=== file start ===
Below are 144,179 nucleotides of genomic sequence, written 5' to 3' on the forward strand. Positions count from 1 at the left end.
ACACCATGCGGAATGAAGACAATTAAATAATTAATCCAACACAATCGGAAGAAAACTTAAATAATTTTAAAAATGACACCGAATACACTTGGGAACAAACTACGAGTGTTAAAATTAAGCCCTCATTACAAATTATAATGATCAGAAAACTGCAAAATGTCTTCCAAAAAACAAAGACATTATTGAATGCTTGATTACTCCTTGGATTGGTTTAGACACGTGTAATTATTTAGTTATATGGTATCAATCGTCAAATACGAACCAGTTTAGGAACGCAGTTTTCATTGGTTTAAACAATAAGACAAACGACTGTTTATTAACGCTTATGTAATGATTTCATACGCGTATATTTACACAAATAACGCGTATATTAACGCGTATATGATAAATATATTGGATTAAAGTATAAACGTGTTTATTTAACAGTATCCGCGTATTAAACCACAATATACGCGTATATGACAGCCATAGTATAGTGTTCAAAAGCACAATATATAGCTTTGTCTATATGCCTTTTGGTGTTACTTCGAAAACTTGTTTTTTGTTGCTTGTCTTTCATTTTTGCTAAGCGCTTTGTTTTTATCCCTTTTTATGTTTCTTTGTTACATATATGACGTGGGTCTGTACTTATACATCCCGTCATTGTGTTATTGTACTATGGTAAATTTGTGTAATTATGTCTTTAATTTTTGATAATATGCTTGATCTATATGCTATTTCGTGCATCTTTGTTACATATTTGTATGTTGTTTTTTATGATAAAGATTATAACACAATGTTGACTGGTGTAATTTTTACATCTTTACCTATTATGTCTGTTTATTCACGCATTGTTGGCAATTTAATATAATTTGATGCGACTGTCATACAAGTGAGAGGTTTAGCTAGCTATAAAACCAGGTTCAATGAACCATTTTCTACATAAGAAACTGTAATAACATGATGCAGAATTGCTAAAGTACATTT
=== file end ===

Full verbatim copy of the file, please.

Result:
Below are 144,179 nucleotides of genomic sequence, written 5' to 3' on the forward strand. Positions count from 1 at the left end.
ACACCATGCGGAATGAAGACAATTAAATAATTAATCCAACACAATCGGAAGAAAACTTAAATAATTTTAAAAATGACACCGAATACACTTGGGAACAAACTACGAGTGTTAAAATTAAGCCCTCATTACAAATTATAATGATCAGAAAACTGCAAAATGTCTTCCAAAAAACAAAGACATTATTGAATGCTTGATTACTCCTTGGATTGGTTTAGACACGTGTAATTATTTAGTTATATGGTATCAATCGTCAAATACGAACCAGTTTAGGAACGCAGTTTTCATTGGTTTAAACAATAAGACAAACGACTGTTTATTAACGCTTATGTAATGATTTCATACGCGTATATTTACACAAATAACGCGTATATTAACGCGTATATGATAAATATATTGGATTAAAGTATAAACGTGTTTATTTAACAGTATCCGCGTATTAAACCACAATATACGCGTATATGACAGCCATAGTATAGTGTTCAAAAGCACAATATATAGCTTTGTCTATATGCCTTTTGGTGTTACTTCGAAAACTTGTTTTTTGTTGCTTGTCTTTCATTTTTGCTAAGCGCTTTGTTTTTATCCCTTTTTATGTTTCTTTGTTACATATATGACGTGGGTCTGTACTTATACATCCCGTCATTGTGTTATTGTACTATGGTAAATTTGTGTAATTATGTCTTTAATTTTTGATAATATGCTTGATCTATATGCTATTTCGTGCATCTTTGTTACATATTTGTATGTTGTTTTTTATGATAAAGATTATAACACAATGTTGACTGGTGTAATTTTTACATCTTTACCTATTATGTCTGTTTATTCACGCATTGTTGGCAATTTAATATAATTTGATGCGACTGTCATACAAGTGAGAGGTTTAGCTAGCTATAAAACCAGGTTCAATGAACCATTTTCTACATAAGAAACTGTAATAACATGATGCAGAATTGCTAAAGTACATTT